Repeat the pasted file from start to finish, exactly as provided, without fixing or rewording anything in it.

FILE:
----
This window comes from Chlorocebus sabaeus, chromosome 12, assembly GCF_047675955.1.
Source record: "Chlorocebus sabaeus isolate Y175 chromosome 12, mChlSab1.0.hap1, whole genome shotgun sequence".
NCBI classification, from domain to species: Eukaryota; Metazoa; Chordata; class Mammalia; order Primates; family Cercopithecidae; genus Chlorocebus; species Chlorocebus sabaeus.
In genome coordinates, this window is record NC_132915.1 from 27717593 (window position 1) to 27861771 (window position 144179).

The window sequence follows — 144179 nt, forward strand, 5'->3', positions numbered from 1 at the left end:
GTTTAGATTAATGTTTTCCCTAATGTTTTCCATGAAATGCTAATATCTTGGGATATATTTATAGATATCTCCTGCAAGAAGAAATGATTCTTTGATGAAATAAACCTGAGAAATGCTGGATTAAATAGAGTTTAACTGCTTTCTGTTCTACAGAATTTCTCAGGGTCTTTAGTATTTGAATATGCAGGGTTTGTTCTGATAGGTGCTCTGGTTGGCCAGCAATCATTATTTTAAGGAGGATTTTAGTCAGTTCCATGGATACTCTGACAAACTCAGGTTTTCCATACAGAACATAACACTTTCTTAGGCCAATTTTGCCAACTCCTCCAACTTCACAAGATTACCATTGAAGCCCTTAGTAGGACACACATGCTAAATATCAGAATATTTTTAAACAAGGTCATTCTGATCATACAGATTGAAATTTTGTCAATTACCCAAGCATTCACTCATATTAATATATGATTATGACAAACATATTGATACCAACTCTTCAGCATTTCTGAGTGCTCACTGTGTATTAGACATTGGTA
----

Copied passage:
This window comes from Chlorocebus sabaeus, chromosome 12, assembly GCF_047675955.1.
Source record: "Chlorocebus sabaeus isolate Y175 chromosome 12, mChlSab1.0.hap1, whole genome shotgun sequence".
NCBI classification, from domain to species: Eukaryota; Metazoa; Chordata; class Mammalia; order Primates; family Cercopithecidae; genus Chlorocebus; species Chlorocebus sabaeus.
In genome coordinates, this window is record NC_132915.1 from 27717593 (window position 1) to 27861771 (window position 144179).

The window sequence follows — 144179 nt, forward strand, 5'->3', positions numbered from 1 at the left end:
GTTTAGATTAATGTTTTCCCTAATGTTTTCCATGAAATGCTAATATCTTGGGATATATTTATAGATATCTCCTGCAAGAAGAAATGATTCTTTGATGAAATAAACCTGAGAAATGCTGGATTAAATAGAGTTTAACTGCTTTCTGTTCTACAGAATTTCTCAGGGTCTTTAGTATTTGAATATGCAGGGTTTGTTCTGATAGGTGCTCTGGTTGGCCAGCAATCATTATTTTAAGGAGGATTTTAGTCAGTTCCATGGATACTCTGACAAACTCAGGTTTTCCATACAGAACATAACACTTTCTTAGGCCAATTTTGCCAACTCCTCCAACTTCACAAGATTACCATTGAAGCCCTTAGTAGGACACACATGCTAAATATCAGAATATTTTTAAACAAGGTCATTCTGATCATACAGATTGAAATTTTGTCAATTACCCAAGCATTCACTCATATTAATATATGATTATGACAAACATATTGATACCAACTCTTCAGCATTTCTGAGTGCTCACTGTGTATTAGACATTGGTA